Let’s be honest—most people are not interested in politics, especially when it is present in video games.
For most, politics and gaming don’t mix. But for some people, like myself, that love when games have interesting political debates, finding a game with a richly political world is wonderful.
Now, after properly scaring off those who don’t want to get political, let’s discuss the indie game Not For Broadcast.
Because of the nature of this game, this review will be spoiler-light. I will mainly be focusing on bigger picture details I enjoyed rather than dissecting specific scenes. Trust me, it is better to go into this game knowing only the basic premise and little else.
Image from www.xboxachievements.com.
Not For Broadcast, to put it simply, is a self-described “propaganda simulator” made by the British developer team NotGames and published by tinyBuild. The most unique part of this game is the fact that it is a full motion video (FMV) game, meaning that the main bulk of the content was recorded in live action with real people. In fact, it broke the Guiness World Record for the most full motion video footage in a video game, with around 43 hours of footage.
Simply put, the work and talent put into this game is evident, from the continuity between broadcasts to the actors continuing to act even when the edit cuts away from them. This is often where you discover little pieces of the characters’ personalities and important worldbuilding details. Sometimes the gameplay can be a bit tedious, but otherwise, I think this is an incredible game that deserves to be talked about more than it already is.
For a bit of context, you play as a live broadcast editor for the National Nightly News, led by anchor Jeremy Donaldson. On your first night on the job, you broadcast the electoral speech, revealing that a pair of prime ministers now run the country: married couple Peter Clement and Julia Salisbury. They create a government under the name “Advance,” with the goal of redistributing wealth from the rich to the poor using radical means.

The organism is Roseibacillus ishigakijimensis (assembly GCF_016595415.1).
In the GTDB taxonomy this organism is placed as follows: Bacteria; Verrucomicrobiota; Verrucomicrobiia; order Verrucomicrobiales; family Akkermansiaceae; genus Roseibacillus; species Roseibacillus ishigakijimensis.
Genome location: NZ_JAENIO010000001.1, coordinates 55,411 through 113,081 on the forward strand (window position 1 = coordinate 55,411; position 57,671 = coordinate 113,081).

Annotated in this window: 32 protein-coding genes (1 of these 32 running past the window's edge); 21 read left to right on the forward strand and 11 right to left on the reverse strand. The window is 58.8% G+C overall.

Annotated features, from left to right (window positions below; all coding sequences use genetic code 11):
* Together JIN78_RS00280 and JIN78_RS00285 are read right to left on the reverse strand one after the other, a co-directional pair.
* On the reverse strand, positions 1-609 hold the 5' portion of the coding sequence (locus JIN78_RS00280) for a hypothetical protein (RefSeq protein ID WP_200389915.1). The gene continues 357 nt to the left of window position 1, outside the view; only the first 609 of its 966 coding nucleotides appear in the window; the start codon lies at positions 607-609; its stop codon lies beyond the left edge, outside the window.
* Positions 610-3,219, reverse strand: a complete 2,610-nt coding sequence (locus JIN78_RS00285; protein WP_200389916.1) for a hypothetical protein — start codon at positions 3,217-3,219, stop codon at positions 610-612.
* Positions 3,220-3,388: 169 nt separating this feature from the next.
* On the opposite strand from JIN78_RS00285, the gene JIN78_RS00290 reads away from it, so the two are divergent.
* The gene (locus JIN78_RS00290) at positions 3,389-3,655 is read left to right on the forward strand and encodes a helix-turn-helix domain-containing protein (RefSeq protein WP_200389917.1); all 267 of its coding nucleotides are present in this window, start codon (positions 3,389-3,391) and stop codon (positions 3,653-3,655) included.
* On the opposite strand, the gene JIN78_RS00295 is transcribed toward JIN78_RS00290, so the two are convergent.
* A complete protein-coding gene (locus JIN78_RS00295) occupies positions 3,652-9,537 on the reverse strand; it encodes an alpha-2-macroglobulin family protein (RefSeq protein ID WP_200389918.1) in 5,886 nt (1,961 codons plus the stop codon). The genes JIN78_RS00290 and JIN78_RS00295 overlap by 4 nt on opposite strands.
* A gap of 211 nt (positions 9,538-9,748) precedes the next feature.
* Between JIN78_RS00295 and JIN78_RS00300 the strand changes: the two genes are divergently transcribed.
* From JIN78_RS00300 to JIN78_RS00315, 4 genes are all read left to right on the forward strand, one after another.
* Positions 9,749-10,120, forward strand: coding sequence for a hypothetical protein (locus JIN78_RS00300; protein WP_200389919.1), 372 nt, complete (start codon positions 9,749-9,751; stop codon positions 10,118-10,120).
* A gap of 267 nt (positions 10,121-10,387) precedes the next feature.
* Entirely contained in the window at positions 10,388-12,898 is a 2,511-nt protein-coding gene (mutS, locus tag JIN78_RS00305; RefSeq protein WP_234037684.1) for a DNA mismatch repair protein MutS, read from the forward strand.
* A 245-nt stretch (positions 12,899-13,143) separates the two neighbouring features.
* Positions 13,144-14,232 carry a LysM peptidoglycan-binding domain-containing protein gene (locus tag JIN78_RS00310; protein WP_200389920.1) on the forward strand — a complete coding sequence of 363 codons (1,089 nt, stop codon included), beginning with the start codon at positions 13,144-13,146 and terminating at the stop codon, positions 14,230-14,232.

A New Dystopia
I personally love this idea of an overly-liberal government. Most dystopian governments tend to be conservative, where there is a clear wealth differential and people are not considered “free.” Under Advance’s policies, the country is run closer to communism than fascism.
Additionally, this game focuses on those who benefit from this systematic change—you and your family—and you see your wealth grow from “Broke Ass Poor” to “Things Are Looking Up” in only a few days. This leaves you in distress about the choices you have to make later in the game.
Should you back Advance and its radical new policies? Or should you protest against unfair removal of wealth from the 1%?
Advance gradually expands its hold on the country by revoking the wealthy’s passports, requiring special Advance ID cards, and other, more concerning actions later in the game. The most noticeable change that you experience is arguably the censorship bar, which goes from only censoring curse words to censorship of ideals that do not align with Advance’s message.
This is the main broadcast editing studio. The four buttons on the left correspond to the screens above them, letting you change the camera shots easily. The center screen shows the current changes you are making, and the rightmost screen displays what the viewers are watching (it’s delayed slightly from the center screen). The bottom right wave is the current interference, and the center console has the censor bar and audio sliders. The top clock displays the time until the next advertisement, and the red, yellow, and green lines are the amount of viewers. Of course, the tutorial explains all of these tidbits as well.
Image from www.xboxachievements.com.
Fail one of these conditions and your precious viewers switch channels, leaving you to pay for their lack of viewership from your hefty paychecks.